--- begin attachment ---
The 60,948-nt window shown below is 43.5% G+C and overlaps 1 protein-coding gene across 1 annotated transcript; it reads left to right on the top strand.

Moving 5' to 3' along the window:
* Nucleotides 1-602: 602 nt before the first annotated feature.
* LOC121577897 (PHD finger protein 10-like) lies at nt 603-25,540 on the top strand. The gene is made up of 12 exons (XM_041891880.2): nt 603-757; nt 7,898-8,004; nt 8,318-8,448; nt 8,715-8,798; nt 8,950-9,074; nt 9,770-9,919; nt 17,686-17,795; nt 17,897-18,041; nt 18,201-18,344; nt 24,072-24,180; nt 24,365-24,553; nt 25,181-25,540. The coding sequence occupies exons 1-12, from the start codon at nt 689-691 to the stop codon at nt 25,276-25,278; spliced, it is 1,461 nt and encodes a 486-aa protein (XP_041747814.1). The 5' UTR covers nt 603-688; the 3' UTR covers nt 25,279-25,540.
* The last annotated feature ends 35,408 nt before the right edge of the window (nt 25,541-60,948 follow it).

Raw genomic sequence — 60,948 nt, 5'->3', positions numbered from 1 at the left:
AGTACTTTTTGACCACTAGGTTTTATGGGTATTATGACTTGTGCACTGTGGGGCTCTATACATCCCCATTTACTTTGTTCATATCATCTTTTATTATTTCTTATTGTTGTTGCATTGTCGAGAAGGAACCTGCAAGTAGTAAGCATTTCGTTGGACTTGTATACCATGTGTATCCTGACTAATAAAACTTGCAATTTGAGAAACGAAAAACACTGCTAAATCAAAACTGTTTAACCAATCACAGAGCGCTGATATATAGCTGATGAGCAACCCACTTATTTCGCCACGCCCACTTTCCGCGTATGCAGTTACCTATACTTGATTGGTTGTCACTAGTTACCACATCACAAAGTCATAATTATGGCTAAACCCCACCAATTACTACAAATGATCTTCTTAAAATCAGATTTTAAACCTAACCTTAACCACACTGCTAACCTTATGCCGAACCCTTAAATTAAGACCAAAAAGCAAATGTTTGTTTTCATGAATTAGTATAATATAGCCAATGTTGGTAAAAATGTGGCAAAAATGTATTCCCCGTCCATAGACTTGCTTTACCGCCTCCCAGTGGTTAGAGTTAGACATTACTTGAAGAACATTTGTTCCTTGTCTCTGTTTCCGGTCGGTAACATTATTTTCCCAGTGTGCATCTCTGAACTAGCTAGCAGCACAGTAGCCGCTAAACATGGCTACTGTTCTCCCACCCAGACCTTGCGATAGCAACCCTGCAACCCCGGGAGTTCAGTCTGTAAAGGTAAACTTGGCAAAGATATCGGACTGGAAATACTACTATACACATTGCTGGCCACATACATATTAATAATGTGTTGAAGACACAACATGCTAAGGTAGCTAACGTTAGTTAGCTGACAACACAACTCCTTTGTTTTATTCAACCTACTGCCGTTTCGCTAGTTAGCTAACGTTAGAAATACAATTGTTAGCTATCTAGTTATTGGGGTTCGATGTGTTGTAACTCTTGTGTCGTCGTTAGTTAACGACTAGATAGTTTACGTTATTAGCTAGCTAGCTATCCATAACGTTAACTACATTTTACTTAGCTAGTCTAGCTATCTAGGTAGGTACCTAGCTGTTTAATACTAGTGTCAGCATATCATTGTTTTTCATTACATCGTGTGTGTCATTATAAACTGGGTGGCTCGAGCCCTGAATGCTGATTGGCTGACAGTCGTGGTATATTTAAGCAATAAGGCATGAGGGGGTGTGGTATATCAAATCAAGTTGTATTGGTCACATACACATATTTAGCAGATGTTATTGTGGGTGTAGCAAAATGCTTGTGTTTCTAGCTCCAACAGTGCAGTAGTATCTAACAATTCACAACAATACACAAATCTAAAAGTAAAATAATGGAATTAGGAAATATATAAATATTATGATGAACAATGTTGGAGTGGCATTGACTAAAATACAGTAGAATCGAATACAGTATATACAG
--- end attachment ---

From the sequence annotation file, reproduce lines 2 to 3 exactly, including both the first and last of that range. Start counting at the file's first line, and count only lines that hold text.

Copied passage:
Moving 5' to 3' along the window:
* Nucleotides 1-602: 602 nt before the first annotated feature.